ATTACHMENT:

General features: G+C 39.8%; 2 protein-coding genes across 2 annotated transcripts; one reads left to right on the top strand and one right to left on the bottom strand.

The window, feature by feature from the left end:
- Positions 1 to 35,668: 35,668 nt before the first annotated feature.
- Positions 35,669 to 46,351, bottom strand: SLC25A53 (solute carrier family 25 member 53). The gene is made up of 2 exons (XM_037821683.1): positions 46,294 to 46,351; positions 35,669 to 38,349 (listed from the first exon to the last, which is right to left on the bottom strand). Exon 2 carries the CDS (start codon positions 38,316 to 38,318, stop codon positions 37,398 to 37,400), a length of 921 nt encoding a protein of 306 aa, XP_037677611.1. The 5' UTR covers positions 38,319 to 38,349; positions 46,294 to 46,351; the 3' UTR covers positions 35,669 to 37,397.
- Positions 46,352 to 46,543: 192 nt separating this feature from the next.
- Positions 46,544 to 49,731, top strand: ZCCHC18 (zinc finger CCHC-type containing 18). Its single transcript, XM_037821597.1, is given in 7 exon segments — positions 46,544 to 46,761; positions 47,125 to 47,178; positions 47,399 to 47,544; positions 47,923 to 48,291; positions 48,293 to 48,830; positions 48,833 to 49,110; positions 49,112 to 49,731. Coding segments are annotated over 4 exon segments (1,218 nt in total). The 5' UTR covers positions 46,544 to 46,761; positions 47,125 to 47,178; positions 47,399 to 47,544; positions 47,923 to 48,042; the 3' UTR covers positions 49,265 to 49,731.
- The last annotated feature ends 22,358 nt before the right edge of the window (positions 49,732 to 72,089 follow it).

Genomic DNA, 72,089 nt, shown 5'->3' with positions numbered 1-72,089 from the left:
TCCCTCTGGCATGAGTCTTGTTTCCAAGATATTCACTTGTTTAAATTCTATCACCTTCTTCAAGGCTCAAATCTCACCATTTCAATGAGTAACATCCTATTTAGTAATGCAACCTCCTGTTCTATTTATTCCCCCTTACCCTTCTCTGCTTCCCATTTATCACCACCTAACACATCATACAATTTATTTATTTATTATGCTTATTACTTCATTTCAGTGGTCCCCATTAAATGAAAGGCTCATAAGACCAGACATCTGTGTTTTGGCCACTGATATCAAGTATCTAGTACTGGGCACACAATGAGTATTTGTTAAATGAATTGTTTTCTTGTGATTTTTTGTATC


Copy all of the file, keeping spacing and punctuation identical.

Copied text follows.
General features: G+C 39.8%; 2 protein-coding genes across 2 annotated transcripts; one reads left to right on the top strand and one right to left on the bottom strand.

The window, feature by feature from the left end:
- Positions 1 to 35,668: 35,668 nt before the first annotated feature.
- Positions 35,669 to 46,351, bottom strand: SLC25A53 (solute carrier family 25 member 53). The gene is made up of 2 exons (XM_037821683.1): positions 46,294 to 46,351; positions 35,669 to 38,349 (listed from the first exon to the last, which is right to left on the bottom strand). Exon 2 carries the CDS (start codon positions 38,316 to 38,318, stop codon positions 37,398 to 37,400), a length of 921 nt encoding a protein of 306 aa, XP_037677611.1. The 5' UTR covers positions 38,319 to 38,349; positions 46,294 to 46,351; the 3' UTR covers positions 35,669 to 37,397.
- Positions 46,352 to 46,543: 192 nt separating this feature from the next.
- Positions 46,544 to 49,731, top strand: ZCCHC18 (zinc finger CCHC-type containing 18). Its single transcript, XM_037821597.1, is given in 7 exon segments — positions 46,544 to 46,761; positions 47,125 to 47,178; positions 47,399 to 47,544; positions 47,923 to 48,291; positions 48,293 to 48,830; positions 48,833 to 49,110; positions 49,112 to 49,731. Coding segments are annotated over 4 exon segments (1,218 nt in total). The 5' UTR covers positions 46,544 to 46,761; positions 47,125 to 47,178; positions 47,399 to 47,544; positions 47,923 to 48,042; the 3' UTR covers positions 49,265 to 49,731.
- The last annotated feature ends 22,358 nt before the right edge of the window (positions 49,732 to 72,089 follow it).

Genomic DNA, 72,089 nt, shown 5'->3' with positions numbered 1-72,089 from the left:
TCCCTCTGGCATGAGTCTTGTTTCCAAGATATTCACTTGTTTAAATTCTATCACCTTCTTCAAGGCTCAAATCTCACCATTTCAATGAGTAACATCCTATTTAGTAATGCAACCTCCTGTTCTATTTATTCCCCCTTACCCTTCTCTGCTTCCCATTTATCACCACCTAACACATCATACAATTTATTTATTTATTATGCTTATTACTTCATTTCAGTGGTCCCCATTAAATGAAAGGCTCATAAGACCAGACATCTGTGTTTTGGCCACTGATATCAAGTATCTAGTACTGGGCACACAATGAGTATTTGTTAAATGAATTGTTTTCTTGTGATTTTTTGTATC